My name is Aaron, and I have struggled with sexuality, losing people I love, having depression, anxiety and self-esteem issues and being bullied both physically and mentally because of most of those. I have always been the odd one out. In my family, in school, in friend groups, and even now, with everything I do. However, the way I look at being the odd one out has changed drastically.
Here’s a little backstory. I am the youngest of three. My two older brothers are 8 and 4 years older than me, which means we’re not as close as most people expect siblings to be. All three of us are quite different. My oldest brother used to be quite mean towards me, and my other brother seemed to excel at almost everything he tried. My parents are both hard-working individuals and that means I was raised in a reasonably wealthy household. I had a lot to live up to. We aren’t crazy rich, but we never had the trouble of not being able to afford something we needed. Anyway, I digress.
When I was around 4 years old, I started going to school. My mum is a primary school teacher, so when she started teaching again, I just kind of got dropped into a group to get used to the idea of interacting with other children. This was the first real interaction with other children apart from my family, so that was quite a shock to the system. I don’t remember exactly what happened, but I ended up getting scratched in the face and crying lots. Naturally, I didn’t really feel like going to school again, and my dad started working home on the day my mum worked, until it was time for me to properly start school next September.
This is when I first became “best friends” with someone. The quotation marks are there, because this was the first person that would repeatedly hit me when I didn’t do what she wanted me to do. This person luckily disappeared from my life very soon, and if you’d ask me now, I wouldn’t even remember her name, however, this did shape my vision as to what friendship was. The next friend I made would be a lot more interesting. Since I no longer had any friends, one day my teacher introduced me to another boy on the playground. I’m guessing we both were alone, and they thought that’d be a good way for the both of us to make friends. It was. We quickly befriended each other, and even though we were in different groups, we would always meet up during playtime and play weird games together.
Then the next year, the two groups merged into one class and we got to be friends all the time. Meeting a whole other group of kids also lead me to make another friend. However, at the end of that year, both those friends were leaving school, and so I was alone once again.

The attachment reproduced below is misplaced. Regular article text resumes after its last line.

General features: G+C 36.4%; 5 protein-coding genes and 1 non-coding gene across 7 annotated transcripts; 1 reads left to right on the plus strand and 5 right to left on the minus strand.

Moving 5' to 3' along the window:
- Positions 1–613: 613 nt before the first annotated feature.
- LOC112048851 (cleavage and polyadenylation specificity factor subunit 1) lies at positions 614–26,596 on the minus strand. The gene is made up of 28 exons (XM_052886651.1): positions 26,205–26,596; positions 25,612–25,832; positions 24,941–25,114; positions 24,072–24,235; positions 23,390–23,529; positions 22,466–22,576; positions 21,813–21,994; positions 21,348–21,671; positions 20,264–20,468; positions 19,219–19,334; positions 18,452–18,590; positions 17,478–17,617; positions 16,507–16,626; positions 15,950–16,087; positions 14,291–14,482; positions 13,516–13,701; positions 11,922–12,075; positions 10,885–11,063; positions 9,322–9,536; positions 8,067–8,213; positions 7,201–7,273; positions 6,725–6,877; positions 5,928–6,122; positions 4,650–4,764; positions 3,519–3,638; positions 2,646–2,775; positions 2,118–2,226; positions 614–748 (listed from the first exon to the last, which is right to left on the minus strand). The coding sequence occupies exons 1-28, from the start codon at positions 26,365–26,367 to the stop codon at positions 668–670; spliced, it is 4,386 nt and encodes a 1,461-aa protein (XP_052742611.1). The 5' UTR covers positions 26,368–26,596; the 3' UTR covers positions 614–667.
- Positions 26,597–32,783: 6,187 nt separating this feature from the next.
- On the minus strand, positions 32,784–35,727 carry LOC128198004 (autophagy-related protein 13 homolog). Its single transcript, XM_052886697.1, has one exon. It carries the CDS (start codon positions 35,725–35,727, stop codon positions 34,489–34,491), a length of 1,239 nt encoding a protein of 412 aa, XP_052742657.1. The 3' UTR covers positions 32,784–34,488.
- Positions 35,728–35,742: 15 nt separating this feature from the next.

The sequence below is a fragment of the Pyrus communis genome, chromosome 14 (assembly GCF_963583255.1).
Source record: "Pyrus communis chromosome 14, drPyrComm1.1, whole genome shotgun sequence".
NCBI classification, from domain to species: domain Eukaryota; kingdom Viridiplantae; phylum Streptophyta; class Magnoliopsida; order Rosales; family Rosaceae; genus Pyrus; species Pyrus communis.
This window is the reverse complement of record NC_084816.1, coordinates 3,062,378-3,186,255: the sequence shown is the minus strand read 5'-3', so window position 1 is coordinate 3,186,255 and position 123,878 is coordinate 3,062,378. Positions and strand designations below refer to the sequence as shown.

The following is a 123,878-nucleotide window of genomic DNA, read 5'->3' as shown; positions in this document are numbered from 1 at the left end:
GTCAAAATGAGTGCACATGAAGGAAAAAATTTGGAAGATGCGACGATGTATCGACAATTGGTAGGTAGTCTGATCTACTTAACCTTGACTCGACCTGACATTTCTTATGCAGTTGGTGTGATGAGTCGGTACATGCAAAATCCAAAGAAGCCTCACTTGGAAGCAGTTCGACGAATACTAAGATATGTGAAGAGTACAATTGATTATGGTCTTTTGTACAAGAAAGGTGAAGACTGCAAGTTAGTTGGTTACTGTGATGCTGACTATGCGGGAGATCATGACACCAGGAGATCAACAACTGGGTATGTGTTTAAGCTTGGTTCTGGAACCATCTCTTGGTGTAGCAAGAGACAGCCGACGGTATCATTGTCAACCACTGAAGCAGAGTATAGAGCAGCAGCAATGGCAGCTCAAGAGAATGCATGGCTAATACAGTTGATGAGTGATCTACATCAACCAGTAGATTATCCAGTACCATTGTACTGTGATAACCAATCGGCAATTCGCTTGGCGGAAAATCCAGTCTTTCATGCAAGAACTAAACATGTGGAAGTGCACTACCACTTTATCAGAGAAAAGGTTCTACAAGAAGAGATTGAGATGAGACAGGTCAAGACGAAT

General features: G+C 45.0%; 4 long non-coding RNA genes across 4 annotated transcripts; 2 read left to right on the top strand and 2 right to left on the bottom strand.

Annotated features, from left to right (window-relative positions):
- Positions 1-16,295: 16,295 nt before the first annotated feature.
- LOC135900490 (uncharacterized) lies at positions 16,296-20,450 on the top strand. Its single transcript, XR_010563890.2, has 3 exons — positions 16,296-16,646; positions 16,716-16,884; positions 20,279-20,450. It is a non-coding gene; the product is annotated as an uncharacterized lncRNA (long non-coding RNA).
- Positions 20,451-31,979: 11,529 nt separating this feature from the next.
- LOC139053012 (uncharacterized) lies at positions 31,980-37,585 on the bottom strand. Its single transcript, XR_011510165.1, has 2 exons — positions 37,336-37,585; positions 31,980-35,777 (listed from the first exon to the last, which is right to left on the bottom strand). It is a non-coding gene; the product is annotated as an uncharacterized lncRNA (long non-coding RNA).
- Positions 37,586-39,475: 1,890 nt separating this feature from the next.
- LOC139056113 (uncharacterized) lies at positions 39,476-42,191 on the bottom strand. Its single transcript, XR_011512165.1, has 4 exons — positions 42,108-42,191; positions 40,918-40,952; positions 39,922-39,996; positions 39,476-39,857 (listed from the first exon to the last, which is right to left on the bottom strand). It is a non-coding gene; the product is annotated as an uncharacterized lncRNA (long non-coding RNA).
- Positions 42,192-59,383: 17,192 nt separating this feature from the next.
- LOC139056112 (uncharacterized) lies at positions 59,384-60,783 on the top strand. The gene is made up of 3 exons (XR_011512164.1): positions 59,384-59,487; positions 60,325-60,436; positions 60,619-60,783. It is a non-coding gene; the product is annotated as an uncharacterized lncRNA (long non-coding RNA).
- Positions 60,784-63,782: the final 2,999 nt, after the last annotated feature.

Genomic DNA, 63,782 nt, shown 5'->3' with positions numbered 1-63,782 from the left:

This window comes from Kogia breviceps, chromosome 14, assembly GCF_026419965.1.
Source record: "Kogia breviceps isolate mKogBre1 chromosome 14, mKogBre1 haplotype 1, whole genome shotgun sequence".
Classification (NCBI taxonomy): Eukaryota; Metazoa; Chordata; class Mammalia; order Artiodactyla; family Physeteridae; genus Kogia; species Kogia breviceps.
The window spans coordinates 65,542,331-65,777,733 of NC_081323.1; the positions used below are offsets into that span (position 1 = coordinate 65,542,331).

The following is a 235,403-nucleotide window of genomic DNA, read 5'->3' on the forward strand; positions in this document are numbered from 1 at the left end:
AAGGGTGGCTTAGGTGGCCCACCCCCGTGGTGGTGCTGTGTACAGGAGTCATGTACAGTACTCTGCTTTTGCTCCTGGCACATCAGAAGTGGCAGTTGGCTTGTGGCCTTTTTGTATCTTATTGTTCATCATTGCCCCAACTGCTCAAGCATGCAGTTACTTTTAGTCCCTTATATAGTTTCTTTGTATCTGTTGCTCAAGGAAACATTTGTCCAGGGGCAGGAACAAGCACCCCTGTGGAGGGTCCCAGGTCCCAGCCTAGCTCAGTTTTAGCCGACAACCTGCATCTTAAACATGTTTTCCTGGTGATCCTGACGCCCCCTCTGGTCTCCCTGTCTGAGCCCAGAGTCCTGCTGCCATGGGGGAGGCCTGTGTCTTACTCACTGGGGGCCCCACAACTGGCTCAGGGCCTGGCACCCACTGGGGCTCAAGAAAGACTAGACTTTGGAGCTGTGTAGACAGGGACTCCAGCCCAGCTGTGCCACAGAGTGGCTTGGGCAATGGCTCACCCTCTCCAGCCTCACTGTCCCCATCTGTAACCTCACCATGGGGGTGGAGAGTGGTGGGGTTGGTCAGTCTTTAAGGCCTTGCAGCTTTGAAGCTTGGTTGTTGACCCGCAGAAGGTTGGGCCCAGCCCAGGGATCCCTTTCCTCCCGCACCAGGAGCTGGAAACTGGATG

This was also around the time my aunt got really ill. I was very fond of my aunt, and she always seemed to be very fond of me as well. It went from always playing together and running to hug her to not being able to see her at all, and just my mum getting to see her. At the time I didn’t really understand why, and I was just jealous that my mum got to spend time with my favourite person in the world. Then, she passed away. I was around 6 or 7 at the time, and at that age I knew nothing about death. I hated it, because someone I loved was just taken from me, without explanation or warning, and it hurt like hell.
My mum seemed to distance herself from us, always being on the phone to my uncle, trying to help him grieve. My dad seemed to carry on with his life, working a lot more, and being home a lot less. I felt very alone, and had to just keep going to school, where I now had two friends, one of which always pulled pranks on me that I didn’t like, and humiliated me. The other introduced me to Harry Potter, and became my best friend throughout primary school. We were both weird together and spent a lot of our time together. I managed to befriend some of the girls. One of which I would at the time consider to be a good friend, but who ended up being physically abusive. These things, and the fact that I seemed to excel in academics, did cause me to get bullied a lot, being called things like nerd, weird, smelly and gay.
At that time I wasn’t even aware of what gay meant, and why people were calling me that. Then our final year came along, and we went camping with the entire class for a few days. However, I had an induction day of my secondary school, which meant I arrived the evening of the first day. When I arrived, it was dinner time, and everyone had been waiting for me to arrive before having their dinner.
They chanted my name, and for some reason, at that point, I didn’t feel as much as a loner or an outsider. I ended up having quite an alright time. Naturally, that was when primary education finished, and we all went our separate ways.
I was the only one of my school to go to the secondary school I chose, and it left me alone, again. I hoped this would be a nice clean slate and a way to choose who I got to be. On my first day, I was very nervous and intimidated, and when I saw a familiar face sitting on the steps in front of the school, I gathered up my courage and asked if we were in the same class. That person ended up becoming my best friend, and to this date is still one of the people I truly consider one of my best friends.
However, my luck ended there, as throughout most of my secondary education I got bullied for being a nerd, gay, weird and lots more. I made a friend who would end up leaving at the end of that year. I made another “friend” who constantly physically abused me, and I ended up falling into depression when I was around the age of 16. At this age, the bullying really got to me, and I started doubting myself as a person. My self-esteem crumbled, I was struggling with my identity as well as my sexuality, and I had nearly no one I felt comfortable enough to talk to about this stuff. I was living in constant fear of losing my one best friend to suicidal thoughts, kept thinking I wasn’t worth the life I was living, and kept wondering why no one seemed to care about me as a person.
At the time, I was having a lot of rows with my parents, because they didn’t seem to understand how I felt, and being at home became something almost as scary as going to school.
Yet, there was something keeping me here. Even in that dark time I went through, I managed to hold on, because there was a light shining somewhere, and I only had to find it.
I joined the drama-club in school, and met some people who ended up being my friends. Apart from that, I joined a musical theatre group outside of my school, and I slowly started noticing that I actually did fit in, and that I did have things that I was good at, and, more importantly, loved to do. I fell in love for the first time, and even though I was too scared to act on it, it made me feel something other than sad or scared. I became part of something that I loved, and that made me see myself in a new light. My self-esteem started growing again.